Türkiye + 4 more

UNICEF Turkey Humanitarian Situation Report #16, January 2018



• UNICEF conducted a five-day training on Adolescent and Youth Resilience to support the provision of quality psychosocial support services for children and youth between age 14 and 20.

• UNICEF, in collaboration with Ministry of National Education (MoNE), completed the first phase of the “Promoting Gender Equality in Education (PGEE)” programme producing a gender-sensitive and gender-specific activity booklet for 9th and 10th grade students and raising school standards for gender-equality.

• In January, 311,926 refugee children received a conditional cash transfer for education (CCTE) payment for attending school regularly in preceding months – nearly a 60 per cent increase in beneficiaries over the previous payment in November 2017.


January 2018

# of children affected out of
# of people affected

UNICEF 2018 Appeals

Syria Crisis
US$ 229.2 million

Situation Overview & Humanitarian Needs

In 2018, Turkey remains home to the largest refugee population in the world. As of the end of January 2018, almost 3.9 million refugees and asylum-seekers were registered in Turkey, 1.6 million of whom were children. More than 3.5 million Syrians – including over 1.5 million children – were under temporary protection in Turkey, in addition to nearly 365,000 refugees mainly from Afghanistan, Iraq and Iran, of whom some 120,000 were children.

In January 2018, a total of 1,640 refugees and migrants were rescued or intercepted at sea, according to data from the Turkish Coast Guard (TCG), which represents a slight increase in comparison to December 2017 (1,442 refugees and migrants). In addition, 378 refugees and migrants have been apprehended on land as a result of joint operations with TCG and Gendarmerie in January 2018. Under the framework of the EU-Turkey Statement, a total of three rounds of returns took place for 47 people in January. This brings the total number of returns to 1,531 since March 2016. The vast majority (91%) of returned people were men, predominantly from South Asia and North Africa, with children and women making up 5% and 9%, respectively.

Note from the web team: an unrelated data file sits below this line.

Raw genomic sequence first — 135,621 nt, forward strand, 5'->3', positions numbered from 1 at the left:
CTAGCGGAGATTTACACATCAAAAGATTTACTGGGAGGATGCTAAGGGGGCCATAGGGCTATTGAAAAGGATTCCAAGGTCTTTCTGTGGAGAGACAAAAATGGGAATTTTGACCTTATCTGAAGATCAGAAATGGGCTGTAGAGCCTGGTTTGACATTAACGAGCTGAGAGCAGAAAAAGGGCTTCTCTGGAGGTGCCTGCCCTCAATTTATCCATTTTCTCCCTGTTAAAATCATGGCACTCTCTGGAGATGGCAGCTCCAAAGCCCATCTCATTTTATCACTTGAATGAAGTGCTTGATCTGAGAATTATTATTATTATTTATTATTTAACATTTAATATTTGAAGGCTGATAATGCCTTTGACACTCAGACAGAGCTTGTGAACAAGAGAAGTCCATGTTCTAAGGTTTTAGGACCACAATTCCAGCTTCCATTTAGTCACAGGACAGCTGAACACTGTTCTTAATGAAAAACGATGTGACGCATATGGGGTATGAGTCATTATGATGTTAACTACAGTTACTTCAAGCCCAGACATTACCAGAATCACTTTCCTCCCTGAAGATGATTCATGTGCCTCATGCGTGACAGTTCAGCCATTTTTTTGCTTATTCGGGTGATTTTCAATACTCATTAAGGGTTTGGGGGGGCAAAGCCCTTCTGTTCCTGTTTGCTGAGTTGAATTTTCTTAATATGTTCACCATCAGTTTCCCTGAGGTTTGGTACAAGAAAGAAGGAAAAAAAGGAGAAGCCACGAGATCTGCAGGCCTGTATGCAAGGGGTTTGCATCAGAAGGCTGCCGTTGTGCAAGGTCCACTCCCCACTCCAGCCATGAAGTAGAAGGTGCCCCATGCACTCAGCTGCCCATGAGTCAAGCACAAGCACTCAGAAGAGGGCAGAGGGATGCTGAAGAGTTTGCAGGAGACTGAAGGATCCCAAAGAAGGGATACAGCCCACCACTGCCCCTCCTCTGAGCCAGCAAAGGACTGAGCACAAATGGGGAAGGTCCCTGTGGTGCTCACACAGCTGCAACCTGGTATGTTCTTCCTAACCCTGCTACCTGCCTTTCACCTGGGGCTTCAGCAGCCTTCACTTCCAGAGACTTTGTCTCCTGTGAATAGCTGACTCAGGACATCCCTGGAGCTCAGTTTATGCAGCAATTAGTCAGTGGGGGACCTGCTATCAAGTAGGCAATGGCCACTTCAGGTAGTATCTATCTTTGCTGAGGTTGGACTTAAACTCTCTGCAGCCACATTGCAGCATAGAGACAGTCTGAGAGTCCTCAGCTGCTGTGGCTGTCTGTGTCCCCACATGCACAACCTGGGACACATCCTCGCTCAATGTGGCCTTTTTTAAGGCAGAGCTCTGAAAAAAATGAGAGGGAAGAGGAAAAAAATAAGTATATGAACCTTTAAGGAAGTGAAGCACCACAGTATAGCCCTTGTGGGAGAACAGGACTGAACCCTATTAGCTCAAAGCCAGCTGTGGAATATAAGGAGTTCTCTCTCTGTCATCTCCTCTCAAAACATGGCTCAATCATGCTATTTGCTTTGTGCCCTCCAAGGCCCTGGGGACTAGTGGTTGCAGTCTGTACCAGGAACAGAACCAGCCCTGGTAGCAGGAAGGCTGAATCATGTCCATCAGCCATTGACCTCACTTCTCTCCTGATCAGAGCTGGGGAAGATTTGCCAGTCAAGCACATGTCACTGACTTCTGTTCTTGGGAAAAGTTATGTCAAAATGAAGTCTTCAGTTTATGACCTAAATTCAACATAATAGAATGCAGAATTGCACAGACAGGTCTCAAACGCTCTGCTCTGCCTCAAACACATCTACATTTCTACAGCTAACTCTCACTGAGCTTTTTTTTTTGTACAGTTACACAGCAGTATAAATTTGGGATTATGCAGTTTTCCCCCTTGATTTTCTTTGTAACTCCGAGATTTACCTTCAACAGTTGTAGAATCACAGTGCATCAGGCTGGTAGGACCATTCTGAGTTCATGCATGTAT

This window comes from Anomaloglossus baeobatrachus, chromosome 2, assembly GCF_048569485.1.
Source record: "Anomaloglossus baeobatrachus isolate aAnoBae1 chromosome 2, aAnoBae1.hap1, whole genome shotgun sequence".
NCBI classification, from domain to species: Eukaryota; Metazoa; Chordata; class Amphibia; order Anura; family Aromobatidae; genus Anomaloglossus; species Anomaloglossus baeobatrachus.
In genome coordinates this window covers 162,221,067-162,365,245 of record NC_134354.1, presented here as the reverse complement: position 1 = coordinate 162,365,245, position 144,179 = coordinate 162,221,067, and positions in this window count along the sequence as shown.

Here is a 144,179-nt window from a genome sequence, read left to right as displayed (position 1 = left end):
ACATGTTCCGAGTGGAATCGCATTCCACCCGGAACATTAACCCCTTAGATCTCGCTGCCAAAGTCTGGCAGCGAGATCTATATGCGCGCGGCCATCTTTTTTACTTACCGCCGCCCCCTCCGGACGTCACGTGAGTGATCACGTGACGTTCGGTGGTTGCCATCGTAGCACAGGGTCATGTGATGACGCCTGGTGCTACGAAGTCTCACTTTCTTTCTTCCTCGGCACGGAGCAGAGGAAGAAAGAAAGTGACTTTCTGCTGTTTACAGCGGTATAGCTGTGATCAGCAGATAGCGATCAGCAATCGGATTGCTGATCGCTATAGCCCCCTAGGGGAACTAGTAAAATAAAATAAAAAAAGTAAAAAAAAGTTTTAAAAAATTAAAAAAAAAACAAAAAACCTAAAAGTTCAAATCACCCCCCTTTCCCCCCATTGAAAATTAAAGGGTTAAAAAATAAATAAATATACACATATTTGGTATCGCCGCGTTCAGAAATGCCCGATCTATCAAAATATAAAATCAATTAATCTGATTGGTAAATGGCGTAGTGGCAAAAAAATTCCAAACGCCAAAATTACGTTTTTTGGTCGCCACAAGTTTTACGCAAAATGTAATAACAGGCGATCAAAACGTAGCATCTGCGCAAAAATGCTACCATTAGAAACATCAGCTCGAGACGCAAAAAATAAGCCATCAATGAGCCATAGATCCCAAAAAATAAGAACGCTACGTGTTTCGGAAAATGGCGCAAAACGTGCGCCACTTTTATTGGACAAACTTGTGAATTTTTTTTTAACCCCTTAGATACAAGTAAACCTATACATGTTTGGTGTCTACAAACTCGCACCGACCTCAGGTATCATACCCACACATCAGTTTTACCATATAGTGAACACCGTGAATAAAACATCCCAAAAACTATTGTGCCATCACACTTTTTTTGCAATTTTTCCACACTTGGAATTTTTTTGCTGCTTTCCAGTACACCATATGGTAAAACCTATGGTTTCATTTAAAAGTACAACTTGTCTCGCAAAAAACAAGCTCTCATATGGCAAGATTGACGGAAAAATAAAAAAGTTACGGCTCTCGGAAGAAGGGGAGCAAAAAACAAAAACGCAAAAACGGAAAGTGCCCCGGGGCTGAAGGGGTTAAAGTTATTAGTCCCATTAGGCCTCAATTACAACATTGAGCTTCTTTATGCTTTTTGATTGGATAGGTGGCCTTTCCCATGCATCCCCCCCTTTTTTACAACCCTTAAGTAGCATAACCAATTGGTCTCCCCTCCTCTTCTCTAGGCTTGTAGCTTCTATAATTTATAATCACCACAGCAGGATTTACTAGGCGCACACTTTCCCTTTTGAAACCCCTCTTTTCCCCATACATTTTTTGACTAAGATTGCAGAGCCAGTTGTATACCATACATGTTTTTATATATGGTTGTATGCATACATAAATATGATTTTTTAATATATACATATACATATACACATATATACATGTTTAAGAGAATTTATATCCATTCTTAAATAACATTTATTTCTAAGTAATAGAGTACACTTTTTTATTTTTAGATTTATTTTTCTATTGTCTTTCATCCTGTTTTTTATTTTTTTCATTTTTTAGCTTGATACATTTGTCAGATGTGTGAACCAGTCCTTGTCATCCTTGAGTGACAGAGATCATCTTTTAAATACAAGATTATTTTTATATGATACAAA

After years of displacement, refugee children and families in Turkey remain extremely vulnerable. According to recent assessments, nearly 67 per cent of Syrian refuges live below the poverty line and many in shelters with insufficient water, sanitation and hygiene (WASH) facilities and inadequate protection against poor weather.

In addition, it is estimated that over 350,000 Syrian children remain out of school and face challenges such as lack of awareness about available services, language barriers, socio-economic obstacles, and dropout at the secondary school level. Refugee and migrant children – particularly those out of school – remain vulnerable to numerous protection risks, including isolation, discrimination, and different forms of exploitation. Years of conflict and displacement continue to have a significant impact on their psychosocial well-being which, if not addressed, will have a long-term negative impact on their development. Moreover, many vulnerable families struggling to meet their basic needs are increasingly resorting to negative coping mechanisms such as engaging in child labour and child marriage, instead of sending their children to school.

The scale of the crisis continues to place enormous strains on the country’s basic services and infrastructure – particularly in host communities, where 93 per cent of refugees reside. Together with the government and other partners on the ground, UNICEF in 2018 continues to focus its efforts to provide them with a better future, and help prevent the loss of a generation of refugee children in Turkey.